Harford County Councilman Jim McMahan wants the existing waste-to-energy incinerator in Joppa to be considered for the site for the county's planned trash transfer station once the incinerator closes in 2016.
But the suggestion was quickly scotched by County Executive David Craig, who says "it won't happen."
The discussion about the controversial transfer station took place Thursday morning, as the Harford County Board of Estimates approved a study of uses for 13-acre waste-to-energy facility at Aberdeen Proving Ground, which will determine any alternatives the county has razing the structure located off Route 152 just inside the federal institution's perimeter.
"What are they [APG] going to do with their trash?" McMahan asked. "This is an ideal spot for a transfer station. How can we get that addressed?"
Dan Pazdersky, with the department of public works, said APG doesn't have much trash to begin with.
Craig chimed in and said he didn't think the county could get such a proposal addressed by the Army, which owns the land where the incinerator is located and buys its steam, but also doesn't want the county owned and operated incinerator to continue.
"They [the Army] don't want the facility anymore," Pazdersky said.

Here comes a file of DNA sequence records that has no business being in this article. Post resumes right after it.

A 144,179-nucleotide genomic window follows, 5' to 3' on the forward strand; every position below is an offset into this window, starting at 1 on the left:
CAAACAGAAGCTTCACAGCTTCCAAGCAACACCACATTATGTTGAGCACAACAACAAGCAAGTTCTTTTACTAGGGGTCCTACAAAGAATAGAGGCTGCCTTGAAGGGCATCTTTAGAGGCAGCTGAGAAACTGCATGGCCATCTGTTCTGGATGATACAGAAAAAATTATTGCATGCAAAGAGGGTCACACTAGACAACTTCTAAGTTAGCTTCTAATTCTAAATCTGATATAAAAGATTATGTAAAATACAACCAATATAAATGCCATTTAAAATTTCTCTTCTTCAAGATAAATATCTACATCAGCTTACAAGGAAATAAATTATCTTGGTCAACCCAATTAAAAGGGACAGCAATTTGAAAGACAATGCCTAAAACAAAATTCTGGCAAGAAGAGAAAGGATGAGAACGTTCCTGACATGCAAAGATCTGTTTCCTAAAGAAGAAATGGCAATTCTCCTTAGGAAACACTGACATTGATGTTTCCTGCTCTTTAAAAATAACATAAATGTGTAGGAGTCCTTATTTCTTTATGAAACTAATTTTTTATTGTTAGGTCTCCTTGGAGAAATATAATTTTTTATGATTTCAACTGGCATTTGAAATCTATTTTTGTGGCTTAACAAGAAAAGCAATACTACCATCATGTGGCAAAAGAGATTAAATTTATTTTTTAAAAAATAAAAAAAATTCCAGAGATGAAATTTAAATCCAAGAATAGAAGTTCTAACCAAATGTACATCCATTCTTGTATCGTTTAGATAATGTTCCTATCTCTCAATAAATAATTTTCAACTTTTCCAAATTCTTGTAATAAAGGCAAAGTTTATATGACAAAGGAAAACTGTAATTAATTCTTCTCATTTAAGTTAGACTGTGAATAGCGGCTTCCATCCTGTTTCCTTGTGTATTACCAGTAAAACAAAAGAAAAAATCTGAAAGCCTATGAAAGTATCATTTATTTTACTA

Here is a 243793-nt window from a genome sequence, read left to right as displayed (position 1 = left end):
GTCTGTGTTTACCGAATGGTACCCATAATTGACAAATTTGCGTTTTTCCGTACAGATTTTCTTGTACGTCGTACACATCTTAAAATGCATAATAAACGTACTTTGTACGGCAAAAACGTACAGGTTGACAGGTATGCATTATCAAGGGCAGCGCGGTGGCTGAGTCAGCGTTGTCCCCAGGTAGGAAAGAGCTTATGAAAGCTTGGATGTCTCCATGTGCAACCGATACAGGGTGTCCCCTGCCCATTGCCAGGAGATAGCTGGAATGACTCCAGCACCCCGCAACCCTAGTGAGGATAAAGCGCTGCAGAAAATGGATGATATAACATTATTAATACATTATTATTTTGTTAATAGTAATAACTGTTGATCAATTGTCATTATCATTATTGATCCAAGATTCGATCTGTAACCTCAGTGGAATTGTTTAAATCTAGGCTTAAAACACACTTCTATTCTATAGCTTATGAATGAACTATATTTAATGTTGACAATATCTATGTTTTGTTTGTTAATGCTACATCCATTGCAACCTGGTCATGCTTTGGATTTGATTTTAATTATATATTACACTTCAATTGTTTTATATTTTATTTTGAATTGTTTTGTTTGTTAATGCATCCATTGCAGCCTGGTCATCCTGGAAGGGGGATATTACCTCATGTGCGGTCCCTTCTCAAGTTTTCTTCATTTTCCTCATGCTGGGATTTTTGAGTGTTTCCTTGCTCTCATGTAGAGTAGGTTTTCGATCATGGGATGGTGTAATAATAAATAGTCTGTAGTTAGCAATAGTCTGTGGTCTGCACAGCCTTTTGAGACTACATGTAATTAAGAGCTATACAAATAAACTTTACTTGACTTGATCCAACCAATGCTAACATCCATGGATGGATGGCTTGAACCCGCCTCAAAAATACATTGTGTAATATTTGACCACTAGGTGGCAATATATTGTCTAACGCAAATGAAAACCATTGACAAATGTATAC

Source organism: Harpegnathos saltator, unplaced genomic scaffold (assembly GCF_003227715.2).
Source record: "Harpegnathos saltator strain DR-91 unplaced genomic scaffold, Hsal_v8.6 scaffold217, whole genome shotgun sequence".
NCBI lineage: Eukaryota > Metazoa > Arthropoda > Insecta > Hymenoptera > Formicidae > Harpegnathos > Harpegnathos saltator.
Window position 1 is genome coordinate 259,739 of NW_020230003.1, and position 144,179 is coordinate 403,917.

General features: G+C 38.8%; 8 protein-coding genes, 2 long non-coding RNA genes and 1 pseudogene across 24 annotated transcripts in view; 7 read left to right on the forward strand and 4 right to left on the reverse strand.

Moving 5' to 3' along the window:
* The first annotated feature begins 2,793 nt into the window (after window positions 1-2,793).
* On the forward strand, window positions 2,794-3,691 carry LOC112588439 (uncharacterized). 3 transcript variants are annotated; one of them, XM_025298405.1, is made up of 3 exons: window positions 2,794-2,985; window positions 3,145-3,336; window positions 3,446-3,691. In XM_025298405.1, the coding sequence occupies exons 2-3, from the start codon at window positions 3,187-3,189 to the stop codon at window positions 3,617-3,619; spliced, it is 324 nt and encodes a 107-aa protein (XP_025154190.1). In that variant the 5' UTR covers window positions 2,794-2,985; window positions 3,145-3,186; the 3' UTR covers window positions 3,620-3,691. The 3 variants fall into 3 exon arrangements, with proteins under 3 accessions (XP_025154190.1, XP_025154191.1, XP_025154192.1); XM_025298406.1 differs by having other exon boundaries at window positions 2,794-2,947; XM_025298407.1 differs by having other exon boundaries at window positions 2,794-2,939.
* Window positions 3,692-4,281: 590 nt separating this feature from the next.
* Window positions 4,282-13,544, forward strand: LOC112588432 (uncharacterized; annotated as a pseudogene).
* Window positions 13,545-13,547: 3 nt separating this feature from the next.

McMahan stuck with it, however, saying: "It makes no sense to tear down that building."
Craig reiterated that the federal government is paying for the facility because it is their land. McMahan then repeated that he wanted to see what the county could do to use the site.
Public Works Director Bob Cooper agreed with Craig, saying the Army would never go for the county using the site for a trash transfer station. The county plans to locate the transfer station near the I-95/Route 152 interchange in Joppa, but that plan has area residents up in arms.
"I think we need to be more aggressive with the Army and get [Congressman]Dutch [Ruppersberger] in on this," McMahan said. He said Ruppersberger already has met with Councilman Dion Guthrie on the matter. Guthrie represents the area along Route 7 where the transfer station is proposed.
"It's not on our property," Craig responded.
"You make things happen, David," McMahan said, asking if a long-term lease on the APG site would be an option.
"It's not going to happen," Craig replied.
Pazdersky said county will be paying for the cost of tearing down the incinerator, which will be several million dollars. Finding an alternative to razing the building could save considerable money.
Which prompted board member Warren Hamilton to ask that if the point of the study is to come up with alternatives to razing the building, couldn't McMahan's suggestion be one of them.
Craig said it could, but the Army will still turn down
"It's basically changing the question you already know the answer to," he said.
The board went ahead an approved the $135,000 study contract with Northeast Maryland Waste Disposal Authority, the county's partner in the incinerator.
The study will need to be completed by Aug. 31, Pazdersky said.
Abingdon water treatment plant
Additional time and money is need to complete the expansion of the Abingdon Water Treatment Plant.